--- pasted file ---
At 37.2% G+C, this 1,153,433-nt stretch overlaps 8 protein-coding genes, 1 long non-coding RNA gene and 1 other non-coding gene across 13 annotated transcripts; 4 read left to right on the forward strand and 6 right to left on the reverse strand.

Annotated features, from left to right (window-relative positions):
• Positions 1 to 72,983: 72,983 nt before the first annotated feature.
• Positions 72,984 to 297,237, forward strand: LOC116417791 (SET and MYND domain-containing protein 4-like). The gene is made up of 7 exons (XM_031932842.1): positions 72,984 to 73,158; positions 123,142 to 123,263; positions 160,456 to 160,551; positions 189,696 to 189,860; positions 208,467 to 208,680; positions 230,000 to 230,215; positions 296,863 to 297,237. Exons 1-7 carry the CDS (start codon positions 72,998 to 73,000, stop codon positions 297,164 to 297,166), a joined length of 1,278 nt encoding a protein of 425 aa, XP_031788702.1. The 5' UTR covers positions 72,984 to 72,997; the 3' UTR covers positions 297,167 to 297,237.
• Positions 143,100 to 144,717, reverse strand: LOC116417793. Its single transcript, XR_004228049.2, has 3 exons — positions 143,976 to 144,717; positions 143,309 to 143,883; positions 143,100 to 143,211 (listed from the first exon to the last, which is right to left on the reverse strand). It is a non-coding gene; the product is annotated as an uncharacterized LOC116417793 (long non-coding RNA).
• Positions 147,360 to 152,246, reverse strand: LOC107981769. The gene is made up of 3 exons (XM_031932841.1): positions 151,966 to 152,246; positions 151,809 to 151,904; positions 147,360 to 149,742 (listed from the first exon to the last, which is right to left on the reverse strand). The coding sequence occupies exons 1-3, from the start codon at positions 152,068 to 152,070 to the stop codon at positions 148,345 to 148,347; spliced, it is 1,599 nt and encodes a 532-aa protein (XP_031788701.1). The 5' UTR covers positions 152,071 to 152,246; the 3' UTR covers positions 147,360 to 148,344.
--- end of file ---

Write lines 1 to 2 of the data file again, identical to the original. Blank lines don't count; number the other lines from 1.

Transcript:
At 37.2% G+C, this 1,153,433-nt stretch overlaps 8 protein-coding genes, 1 long non-coding RNA gene and 1 other non-coding gene across 13 annotated transcripts; 4 read left to right on the forward strand and 6 right to left on the reverse strand.

Annotated features, from left to right (window-relative positions):